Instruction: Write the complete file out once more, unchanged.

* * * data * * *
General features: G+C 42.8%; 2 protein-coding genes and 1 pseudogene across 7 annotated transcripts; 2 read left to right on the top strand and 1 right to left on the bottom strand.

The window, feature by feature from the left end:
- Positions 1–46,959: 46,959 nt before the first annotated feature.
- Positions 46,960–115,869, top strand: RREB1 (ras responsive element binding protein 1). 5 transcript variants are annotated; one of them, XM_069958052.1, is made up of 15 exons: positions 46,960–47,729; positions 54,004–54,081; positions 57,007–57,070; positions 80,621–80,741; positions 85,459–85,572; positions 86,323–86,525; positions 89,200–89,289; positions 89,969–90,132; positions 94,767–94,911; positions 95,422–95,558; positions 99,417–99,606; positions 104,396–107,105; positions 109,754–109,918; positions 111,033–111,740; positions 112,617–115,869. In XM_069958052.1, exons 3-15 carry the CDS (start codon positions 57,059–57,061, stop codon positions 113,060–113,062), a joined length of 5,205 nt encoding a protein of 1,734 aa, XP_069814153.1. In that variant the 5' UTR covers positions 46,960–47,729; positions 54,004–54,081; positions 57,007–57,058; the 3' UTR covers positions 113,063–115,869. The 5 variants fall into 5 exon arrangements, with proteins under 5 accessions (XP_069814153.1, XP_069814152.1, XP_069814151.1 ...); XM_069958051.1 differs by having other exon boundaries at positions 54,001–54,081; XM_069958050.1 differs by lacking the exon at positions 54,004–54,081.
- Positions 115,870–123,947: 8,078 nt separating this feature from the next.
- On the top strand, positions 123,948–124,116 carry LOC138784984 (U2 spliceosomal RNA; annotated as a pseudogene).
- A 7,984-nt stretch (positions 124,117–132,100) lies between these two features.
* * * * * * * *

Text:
General features: G+C 42.8%; 2 protein-coding genes and 1 pseudogene across 7 annotated transcripts; 2 read left to right on the top strand and 1 right to left on the bottom strand.

The window, feature by feature from the left end:
- Positions 1–46,959: 46,959 nt before the first annotated feature.
- Positions 46,960–115,869, top strand: RREB1 (ras responsive element binding protein 1). 5 transcript variants are annotated; one of them, XM_069958052.1, is made up of 15 exons: positions 46,960–47,729; positions 54,004–54,081; positions 57,007–57,070; positions 80,621–80,741; positions 85,459–85,572; positions 86,323–86,525; positions 89,200–89,289; positions 89,969–90,132; positions 94,767–94,911; positions 95,422–95,558; positions 99,417–99,606; positions 104,396–107,105; positions 109,754–109,918; positions 111,033–111,740; positions 112,617–115,869. In XM_069958052.1, exons 3-15 carry the CDS (start codon positions 57,059–57,061, stop codon positions 113,060–113,062), a joined length of 5,205 nt encoding a protein of 1,734 aa, XP_069814153.1. In that variant the 5' UTR covers positions 46,960–47,729; positions 54,004–54,081; positions 57,007–57,058; the 3' UTR covers positions 113,063–115,869. The 5 variants fall into 5 exon arrangements, with proteins under 5 accessions (XP_069814153.1, XP_069814152.1, XP_069814151.1 ...); XM_069958051.1 differs by having other exon boundaries at positions 54,001–54,081; XM_069958050.1 differs by lacking the exon at positions 54,004–54,081.
- Positions 115,870–123,947: 8,078 nt separating this feature from the next.
- On the top strand, positions 123,948–124,116 carry LOC138784984 (U2 spliceosomal RNA; annotated as a pseudogene).
- A 7,984-nt stretch (positions 124,117–132,100) lies between these two features.